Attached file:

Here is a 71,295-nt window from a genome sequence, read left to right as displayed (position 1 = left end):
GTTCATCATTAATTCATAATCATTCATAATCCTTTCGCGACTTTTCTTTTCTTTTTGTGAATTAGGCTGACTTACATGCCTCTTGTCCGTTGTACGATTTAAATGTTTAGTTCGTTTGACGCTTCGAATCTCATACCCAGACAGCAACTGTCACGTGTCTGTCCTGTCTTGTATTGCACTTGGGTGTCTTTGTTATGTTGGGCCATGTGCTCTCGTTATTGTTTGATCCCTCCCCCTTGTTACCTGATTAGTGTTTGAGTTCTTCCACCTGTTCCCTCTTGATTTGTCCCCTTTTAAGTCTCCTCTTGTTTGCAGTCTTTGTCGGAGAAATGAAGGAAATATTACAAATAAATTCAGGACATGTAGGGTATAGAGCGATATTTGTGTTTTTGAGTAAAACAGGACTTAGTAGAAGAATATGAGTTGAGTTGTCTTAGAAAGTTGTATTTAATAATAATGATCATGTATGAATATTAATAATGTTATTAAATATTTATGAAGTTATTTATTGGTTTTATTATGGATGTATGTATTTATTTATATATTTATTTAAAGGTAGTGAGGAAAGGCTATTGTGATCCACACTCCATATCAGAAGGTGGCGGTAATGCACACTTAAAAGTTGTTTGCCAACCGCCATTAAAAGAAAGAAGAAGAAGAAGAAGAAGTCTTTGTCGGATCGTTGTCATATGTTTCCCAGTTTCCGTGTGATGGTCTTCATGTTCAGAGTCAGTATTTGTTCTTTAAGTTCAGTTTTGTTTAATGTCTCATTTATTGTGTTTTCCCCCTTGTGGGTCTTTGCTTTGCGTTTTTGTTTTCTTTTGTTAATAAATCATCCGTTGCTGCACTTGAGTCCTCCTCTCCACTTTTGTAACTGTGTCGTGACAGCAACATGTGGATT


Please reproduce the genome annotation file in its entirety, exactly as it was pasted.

Here is a 71,295-nt window from a genome sequence, read left to right as displayed (position 1 = left end):
GTTCATCATTAATTCATAATCATTCATAATCCTTTCGCGACTTTTCTTTTCTTTTTGTGAATTAGGCTGACTTACATGCCTCTTGTCCGTTGTACGATTTAAATGTTTAGTTCGTTTGACGCTTCGAATCTCATACCCAGACAGCAACTGTCACGTGTCTGTCCTGTCTTGTATTGCACTTGGGTGTCTTTGTTATGTTGGGCCATGTGCTCTCGTTATTGTTTGATCCCTCCCCCTTGTTACCTGATTAGTGTTTGAGTTCTTCCACCTGTTCCCTCTTGATTTGTCCCCTTTTAAGTCTCCTCTTGTTTGCAGTCTTTGTCGGAGAAATGAAGGAAATATTACAAATAAATTCAGGACATGTAGGGTATAGAGCGATATTTGTGTTTTTGAGTAAAACAGGACTTAGTAGAAGAATATGAGTTGAGTTGTCTTAGAAAGTTGTATTTAATAATAATGATCATGTATGAATATTAATAATGTTATTAAATATTTATGAAGTTATTTATTGGTTTTATTATGGATGTATGTATTTATTTATATATTTATTTAAAGGTAGTGAGGAAAGGCTATTGTGATCCACACTCCATATCAGAAGGTGGCGGTAATGCACACTTAAAAGTTGTTTGCCAACCGCCATTAAAAGAAAGAAGAAGAAGAAGAAGAAGTCTTTGTCGGATCGTTGTCATATGTTTCCCAGTTTCCGTGTGATGGTCTTCATGTTCAGAGTCAGTATTTGTTCTTTAAGTTCAGTTTTGTTTAATGTCTCATTTATTGTGTTTTCCCCCTTGTGGGTCTTTGCTTTGCGTTTTTGTTTTCTTTTGTTAATAAATCATCCGTTGCTGCACTTGAGTCCTCCTCTCCACTTTTGTAACTGTGTCGTGACAGCAACATGTGGATT